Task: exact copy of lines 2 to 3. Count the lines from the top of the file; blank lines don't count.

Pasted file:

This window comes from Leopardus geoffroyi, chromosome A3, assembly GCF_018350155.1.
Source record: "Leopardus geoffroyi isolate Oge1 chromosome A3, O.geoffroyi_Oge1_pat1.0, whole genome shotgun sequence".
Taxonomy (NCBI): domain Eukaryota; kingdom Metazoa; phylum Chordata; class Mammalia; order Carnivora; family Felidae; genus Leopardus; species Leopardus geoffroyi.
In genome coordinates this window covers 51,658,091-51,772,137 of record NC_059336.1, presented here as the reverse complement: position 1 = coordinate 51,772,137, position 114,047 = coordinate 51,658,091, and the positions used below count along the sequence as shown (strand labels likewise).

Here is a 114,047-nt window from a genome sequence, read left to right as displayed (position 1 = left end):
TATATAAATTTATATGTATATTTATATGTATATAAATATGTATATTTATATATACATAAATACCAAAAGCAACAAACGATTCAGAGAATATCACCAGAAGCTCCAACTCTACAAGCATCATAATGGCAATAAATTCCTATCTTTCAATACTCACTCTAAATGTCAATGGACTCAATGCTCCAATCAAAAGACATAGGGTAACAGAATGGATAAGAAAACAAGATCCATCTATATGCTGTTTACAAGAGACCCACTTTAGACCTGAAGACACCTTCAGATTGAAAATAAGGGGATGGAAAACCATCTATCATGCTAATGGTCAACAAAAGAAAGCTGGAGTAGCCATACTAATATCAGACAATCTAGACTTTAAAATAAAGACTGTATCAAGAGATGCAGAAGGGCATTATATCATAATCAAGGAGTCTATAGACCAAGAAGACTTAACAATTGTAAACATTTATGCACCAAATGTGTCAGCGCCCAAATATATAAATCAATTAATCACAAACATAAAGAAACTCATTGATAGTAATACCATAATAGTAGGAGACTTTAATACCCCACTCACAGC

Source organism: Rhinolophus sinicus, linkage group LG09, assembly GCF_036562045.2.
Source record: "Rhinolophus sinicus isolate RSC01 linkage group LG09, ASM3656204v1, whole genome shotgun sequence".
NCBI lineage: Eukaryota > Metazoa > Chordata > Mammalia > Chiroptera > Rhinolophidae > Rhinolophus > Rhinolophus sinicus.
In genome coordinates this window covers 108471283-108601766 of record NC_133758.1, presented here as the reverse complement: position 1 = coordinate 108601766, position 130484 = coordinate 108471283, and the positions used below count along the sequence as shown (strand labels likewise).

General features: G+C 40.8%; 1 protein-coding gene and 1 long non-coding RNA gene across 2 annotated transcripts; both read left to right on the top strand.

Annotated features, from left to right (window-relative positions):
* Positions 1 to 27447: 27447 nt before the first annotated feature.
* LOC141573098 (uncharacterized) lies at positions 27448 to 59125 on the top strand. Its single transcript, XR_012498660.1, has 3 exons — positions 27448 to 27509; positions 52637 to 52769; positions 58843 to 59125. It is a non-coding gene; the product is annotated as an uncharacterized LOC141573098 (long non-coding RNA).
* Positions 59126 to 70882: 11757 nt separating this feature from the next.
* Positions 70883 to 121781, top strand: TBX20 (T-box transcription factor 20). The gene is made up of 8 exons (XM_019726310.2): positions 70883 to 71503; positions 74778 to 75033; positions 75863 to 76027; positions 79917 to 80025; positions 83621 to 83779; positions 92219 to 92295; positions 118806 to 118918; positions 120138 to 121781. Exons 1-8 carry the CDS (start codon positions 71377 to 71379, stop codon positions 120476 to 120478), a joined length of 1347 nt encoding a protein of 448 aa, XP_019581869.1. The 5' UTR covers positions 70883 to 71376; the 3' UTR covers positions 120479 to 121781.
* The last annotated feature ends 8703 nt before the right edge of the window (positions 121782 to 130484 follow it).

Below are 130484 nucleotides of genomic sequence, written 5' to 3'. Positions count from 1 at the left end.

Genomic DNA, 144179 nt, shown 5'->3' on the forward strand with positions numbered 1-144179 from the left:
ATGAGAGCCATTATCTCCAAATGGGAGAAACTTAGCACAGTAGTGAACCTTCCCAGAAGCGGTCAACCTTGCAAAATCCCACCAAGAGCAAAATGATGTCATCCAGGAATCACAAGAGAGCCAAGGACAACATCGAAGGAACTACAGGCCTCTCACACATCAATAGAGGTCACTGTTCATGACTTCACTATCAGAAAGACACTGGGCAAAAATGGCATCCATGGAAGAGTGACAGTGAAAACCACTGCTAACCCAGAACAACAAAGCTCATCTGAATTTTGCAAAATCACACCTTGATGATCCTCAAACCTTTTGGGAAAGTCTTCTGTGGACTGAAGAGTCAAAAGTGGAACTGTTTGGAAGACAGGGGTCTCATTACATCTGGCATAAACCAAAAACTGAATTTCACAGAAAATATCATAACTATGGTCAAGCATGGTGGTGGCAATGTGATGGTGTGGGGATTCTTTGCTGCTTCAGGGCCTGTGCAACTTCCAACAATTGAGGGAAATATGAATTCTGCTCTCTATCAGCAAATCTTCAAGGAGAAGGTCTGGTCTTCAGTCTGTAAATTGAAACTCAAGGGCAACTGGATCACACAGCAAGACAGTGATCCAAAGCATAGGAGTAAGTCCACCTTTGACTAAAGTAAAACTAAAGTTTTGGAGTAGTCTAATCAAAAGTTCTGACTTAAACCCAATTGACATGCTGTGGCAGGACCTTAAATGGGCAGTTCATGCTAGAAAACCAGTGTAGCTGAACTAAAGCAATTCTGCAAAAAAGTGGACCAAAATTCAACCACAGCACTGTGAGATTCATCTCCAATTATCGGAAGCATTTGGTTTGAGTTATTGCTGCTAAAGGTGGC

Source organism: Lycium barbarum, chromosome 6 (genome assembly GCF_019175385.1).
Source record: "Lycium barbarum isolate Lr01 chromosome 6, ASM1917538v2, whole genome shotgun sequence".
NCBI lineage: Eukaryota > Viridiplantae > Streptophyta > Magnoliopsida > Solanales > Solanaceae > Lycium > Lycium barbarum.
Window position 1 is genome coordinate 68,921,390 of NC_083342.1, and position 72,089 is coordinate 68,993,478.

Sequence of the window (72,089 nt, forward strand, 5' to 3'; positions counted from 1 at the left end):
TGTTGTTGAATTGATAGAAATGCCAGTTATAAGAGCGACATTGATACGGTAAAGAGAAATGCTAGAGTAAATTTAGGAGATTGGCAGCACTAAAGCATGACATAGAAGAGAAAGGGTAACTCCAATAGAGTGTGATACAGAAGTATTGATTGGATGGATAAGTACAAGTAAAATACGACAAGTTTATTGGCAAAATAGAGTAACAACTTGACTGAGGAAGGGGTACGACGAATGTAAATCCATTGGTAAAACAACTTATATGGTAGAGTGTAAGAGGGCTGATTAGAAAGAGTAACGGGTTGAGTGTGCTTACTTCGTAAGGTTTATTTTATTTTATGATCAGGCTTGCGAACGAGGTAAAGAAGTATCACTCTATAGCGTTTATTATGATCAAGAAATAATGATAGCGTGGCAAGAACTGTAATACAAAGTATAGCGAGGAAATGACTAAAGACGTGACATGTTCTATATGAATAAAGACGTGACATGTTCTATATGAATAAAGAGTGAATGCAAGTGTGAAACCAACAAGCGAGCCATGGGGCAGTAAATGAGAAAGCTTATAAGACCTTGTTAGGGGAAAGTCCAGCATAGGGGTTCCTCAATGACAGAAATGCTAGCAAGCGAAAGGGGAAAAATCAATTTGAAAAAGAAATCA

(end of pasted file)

Source record: "Leopardus geoffroyi isolate Oge1 chromosome A3, O.geoffroyi_Oge1_pat1.0, whole genome shotgun sequence".
Taxonomy (NCBI): domain Eukaryota; kingdom Metazoa; phylum Chordata; class Mammalia; order Carnivora; family Felidae; genus Leopardus; species Leopardus geoffroyi.